The "WeGrow" elementary and preschool in Manhattan will close at the end of the 2019-2020 school year, the company said Friday. It's WeWork's first publicly announced cost-cutting step since it scrapped plans last month for an initial public offering of stock. The company abandoned the IPO after it generated tepid interest from investors worried about WeWork's massive losses and corporate governance problems.
The stock-sale debacle posed an urgent funding problem for WeWork. It had hoped to raise $3 billion in the IPO, which would have unlocked $6 billion in financing raised by a group of banks to fund its aggressive growth strategy.
WeWork said the closure of the WeGrow school is part of its efforts to focus on its core office space leasing business, raising the possibility that it could shed more side businesses. Those include a fitness company called "Rise by We," the co-living rental company "WeLive" and several tech acquisitions, including social media network Meetup.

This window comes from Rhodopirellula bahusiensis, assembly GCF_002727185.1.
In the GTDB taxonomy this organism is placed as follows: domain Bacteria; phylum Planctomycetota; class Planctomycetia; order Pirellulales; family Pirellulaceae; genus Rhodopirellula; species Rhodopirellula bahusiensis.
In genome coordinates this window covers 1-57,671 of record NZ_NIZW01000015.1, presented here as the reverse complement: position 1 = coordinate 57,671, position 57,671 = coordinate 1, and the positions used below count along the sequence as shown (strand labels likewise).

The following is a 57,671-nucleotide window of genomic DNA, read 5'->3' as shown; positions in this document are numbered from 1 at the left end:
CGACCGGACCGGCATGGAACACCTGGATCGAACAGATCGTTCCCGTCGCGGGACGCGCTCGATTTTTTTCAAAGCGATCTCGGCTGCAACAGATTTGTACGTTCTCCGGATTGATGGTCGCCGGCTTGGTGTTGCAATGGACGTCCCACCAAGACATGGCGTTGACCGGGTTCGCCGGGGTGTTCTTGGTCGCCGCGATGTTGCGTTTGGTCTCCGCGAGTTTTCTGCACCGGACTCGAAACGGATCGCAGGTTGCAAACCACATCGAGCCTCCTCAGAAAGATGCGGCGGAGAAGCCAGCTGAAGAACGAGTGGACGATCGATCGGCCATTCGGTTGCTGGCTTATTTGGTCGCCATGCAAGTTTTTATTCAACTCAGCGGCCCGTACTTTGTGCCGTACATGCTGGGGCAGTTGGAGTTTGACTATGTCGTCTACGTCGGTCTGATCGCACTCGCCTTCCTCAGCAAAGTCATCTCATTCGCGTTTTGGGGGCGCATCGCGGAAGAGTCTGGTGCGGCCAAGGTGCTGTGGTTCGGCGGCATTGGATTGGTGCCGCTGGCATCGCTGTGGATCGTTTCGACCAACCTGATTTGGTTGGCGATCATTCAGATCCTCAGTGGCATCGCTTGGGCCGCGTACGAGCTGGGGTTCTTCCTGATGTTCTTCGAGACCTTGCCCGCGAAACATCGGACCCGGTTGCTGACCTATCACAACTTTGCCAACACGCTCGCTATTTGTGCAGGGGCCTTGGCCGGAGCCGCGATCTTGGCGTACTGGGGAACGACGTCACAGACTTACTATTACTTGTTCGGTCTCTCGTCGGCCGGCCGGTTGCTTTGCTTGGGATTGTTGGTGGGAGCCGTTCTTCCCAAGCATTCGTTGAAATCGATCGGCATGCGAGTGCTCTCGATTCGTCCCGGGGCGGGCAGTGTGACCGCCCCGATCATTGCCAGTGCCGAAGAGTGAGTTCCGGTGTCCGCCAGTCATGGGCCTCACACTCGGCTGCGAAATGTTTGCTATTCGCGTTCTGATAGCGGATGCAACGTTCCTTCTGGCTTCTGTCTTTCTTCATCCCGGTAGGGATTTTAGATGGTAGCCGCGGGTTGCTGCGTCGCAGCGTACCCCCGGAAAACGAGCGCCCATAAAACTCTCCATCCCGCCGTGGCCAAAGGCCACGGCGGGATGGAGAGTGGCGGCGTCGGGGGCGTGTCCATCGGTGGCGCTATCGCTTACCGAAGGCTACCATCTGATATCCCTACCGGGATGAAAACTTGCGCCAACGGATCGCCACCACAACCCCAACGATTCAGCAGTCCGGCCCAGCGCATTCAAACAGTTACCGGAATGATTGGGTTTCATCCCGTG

WeWork is also in talks with longtime financial backers about new financing. The New York company is burning through about $2.8 billion each year, according to an estimate by Sanford C. Bernstein analysts. At that rate, Bernstein projects WeWork could run out of cash to maintain its current plans by mid-next year. Bernstein estimates that WeWork needs at least at least $6 billion in funding.
As the end of June, WeWork was sitting on $2.5 billion in cash. It has $1.5 billion coming in next year under an earlier deal struck with SoftBank, the Japanese investment firm. The company's revenue has more than doubled annually over the last few years, reaching $1.8 billion in 2018, mostly through lease acquisitions. But its losses have mounted almost as quickly, reaching $1.6 billion last year.
WeWork was founded in 2010 and makes money by leasing buildings and dividing them into office spaces to sublet to members. It has locations in 111 cities worldwide and had planned to launch in 169 addition cities, plans that will likely now be pared down.
WeGrow is a for-profit private school that teaches elementary school-aged children and preschoolers starting at age 2. It had been run by Rebekah Neumann, wife of WeWork's co-founder Adam Neumann who last month stepped down as the company's CEO.
The school was part of the communal ethos that the Neumanns had promoted as the guiding principle of their company. The program includes yoga, meditation, trips to a Staten Island farm and mentorships with WeWork's members.